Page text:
Clinically, the foal may show multiple problems related to septicemia, such as shock, pneumonia, diarrhea and meningitis, or they may be normal with the exception of a hot, swollen joint. A single joint or multiple joints may be affected in a foal. The most common joint involved is the stifle followed by the hock, carpus, fetlock and shoulder.
Septic arthritis/ osteomyelitis in the foal has been described as four different types depending on where the infection is located. The S-type denotes synovial infection with no evidence of bony involvement. The synovia is the inside lining of the joint itself. This type is usually seen in young foals, a few days old, that have other systemic signs of illness. More than one joint may be affected. Joint distension is present and the animal is in extreme pain. The second type is the E-type or epiphysitis type, which involves osteomyelitis (bone infection) of the epiphysis, the bone that underlies the cartilage of a joint. The clinical signs are similar to the S-type, but the foals may be slightly older. The P-type occurs when there is osteomyelitis of the physis or growth plate of the bone. The P-type is usually seen in older foals and affects only one joint. A fourth type of infectious arthritis has been described as the T-type, which involves the small bones of the hock (tarsal bones).
Because septic arthritis is a painful condition, foals spend more time laying down. Pressure sores may develop over a bony prominence, such as the hip, hock or elbows. A pressure sore starts off as a thickening or leathery feel to the skin. This skin then sloughs off leaving a raw open wound. The presence of these sores should alert an owner that the foal is laying down more that he should and a source of pain should be investigated.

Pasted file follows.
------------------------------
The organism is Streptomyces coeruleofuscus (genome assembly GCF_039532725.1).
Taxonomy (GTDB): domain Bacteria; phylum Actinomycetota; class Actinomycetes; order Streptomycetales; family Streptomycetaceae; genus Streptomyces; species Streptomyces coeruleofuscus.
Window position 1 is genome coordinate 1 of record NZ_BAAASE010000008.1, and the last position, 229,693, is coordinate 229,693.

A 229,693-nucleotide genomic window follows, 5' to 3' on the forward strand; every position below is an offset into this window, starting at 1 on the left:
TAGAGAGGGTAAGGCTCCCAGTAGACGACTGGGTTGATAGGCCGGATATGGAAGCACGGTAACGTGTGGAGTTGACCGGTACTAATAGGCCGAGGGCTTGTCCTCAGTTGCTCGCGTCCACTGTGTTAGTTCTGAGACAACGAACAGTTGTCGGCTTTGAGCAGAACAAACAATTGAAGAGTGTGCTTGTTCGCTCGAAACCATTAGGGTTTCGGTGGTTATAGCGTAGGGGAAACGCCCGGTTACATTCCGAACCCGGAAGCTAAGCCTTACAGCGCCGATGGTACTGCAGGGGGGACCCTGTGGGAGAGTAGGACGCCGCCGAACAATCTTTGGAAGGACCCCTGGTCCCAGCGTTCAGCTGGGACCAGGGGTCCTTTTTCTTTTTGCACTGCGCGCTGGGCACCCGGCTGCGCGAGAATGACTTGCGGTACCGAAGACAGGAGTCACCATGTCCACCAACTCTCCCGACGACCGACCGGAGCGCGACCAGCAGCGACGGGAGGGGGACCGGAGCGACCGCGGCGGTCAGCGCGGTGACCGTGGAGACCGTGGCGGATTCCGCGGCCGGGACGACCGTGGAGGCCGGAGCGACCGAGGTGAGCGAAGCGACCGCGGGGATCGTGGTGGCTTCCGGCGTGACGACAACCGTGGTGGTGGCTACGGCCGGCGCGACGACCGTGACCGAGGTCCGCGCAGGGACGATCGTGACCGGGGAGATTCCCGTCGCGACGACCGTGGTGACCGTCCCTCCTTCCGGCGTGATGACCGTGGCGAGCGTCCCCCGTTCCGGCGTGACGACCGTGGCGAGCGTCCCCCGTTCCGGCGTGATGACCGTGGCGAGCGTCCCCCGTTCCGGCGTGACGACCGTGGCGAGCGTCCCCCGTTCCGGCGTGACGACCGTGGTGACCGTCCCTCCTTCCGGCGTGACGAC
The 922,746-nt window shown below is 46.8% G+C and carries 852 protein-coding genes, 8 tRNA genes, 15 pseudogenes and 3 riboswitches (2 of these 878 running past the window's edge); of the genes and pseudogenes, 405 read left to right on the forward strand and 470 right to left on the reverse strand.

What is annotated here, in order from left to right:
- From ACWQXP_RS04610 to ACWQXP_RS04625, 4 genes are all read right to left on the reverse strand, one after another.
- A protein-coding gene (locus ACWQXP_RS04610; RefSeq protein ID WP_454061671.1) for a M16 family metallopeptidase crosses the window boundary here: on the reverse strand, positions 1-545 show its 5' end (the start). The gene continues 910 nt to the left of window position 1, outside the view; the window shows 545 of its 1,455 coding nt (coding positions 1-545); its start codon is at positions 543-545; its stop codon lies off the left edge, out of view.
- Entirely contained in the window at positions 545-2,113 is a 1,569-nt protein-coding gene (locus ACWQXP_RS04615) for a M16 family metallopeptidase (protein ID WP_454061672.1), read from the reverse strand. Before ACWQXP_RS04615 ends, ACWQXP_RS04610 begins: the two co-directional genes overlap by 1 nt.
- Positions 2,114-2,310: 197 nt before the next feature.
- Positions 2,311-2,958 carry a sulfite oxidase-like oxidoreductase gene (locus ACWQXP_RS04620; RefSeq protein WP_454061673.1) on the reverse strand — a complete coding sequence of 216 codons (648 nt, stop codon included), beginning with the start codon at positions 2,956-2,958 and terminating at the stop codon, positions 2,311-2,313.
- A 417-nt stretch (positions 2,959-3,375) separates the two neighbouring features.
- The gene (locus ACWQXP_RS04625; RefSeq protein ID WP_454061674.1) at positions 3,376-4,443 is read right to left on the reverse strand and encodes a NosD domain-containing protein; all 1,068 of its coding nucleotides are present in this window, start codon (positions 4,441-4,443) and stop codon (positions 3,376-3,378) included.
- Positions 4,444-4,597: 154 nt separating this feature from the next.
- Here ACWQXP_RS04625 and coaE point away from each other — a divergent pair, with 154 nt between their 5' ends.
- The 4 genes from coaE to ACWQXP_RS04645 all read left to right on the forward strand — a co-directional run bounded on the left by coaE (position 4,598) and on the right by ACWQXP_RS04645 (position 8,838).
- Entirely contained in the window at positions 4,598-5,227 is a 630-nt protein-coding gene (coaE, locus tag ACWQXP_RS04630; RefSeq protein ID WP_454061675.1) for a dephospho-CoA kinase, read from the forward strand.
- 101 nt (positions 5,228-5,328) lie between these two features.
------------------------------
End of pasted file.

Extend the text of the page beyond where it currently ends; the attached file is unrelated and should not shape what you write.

The short-term outcome of septic arthritis/osteomyelitis is dependent of the promptness with which treatment is initiated, the number of joints involved, the amount of bone destruction and the other body systems that may be involved. One study reported that approximately 60 percent of the foals with just the S-type septic joint survive the neonatal period. The presence of bone infection (osteomyelitis) decreases the short-term survival to less than 40 percent. The septic joint does not cause death of the foal, rather the owners often reject further treatment and elect euthanasia. Long-term full recovery is possible but some arthritis may remain.
The presumptive diagnosis of septic arthritis/osteomyelitis in the neonatal foal is made on the physical appearance of lameness in the foal, joint swelling and a history of possible failure of passive transfer of colostral antibodies. Certain diagnostic tests will help to confirm the diagnosis.
The survival rate of foals with septic arthritis often depends on factors other than the joint itself,such other complicating problems of septicemia. In one study 66 percent of the foals with the synovitis type survived, but if you eliminate two animals that died within 24 hours of admittance due to septic shock, then this percentage increases to 80 percent. Forty-four percent of the foals with osteomyelitis survived. Long term studies have not been conducted to answer the question of long term soundness after the animals have been placed in work. In all circumstances, septic arthritis should be treated as a medical emergency. In humans with bacterial arthritis, it has been found that a delay in treatment of a few days drastically decreases your chance of complete recovery.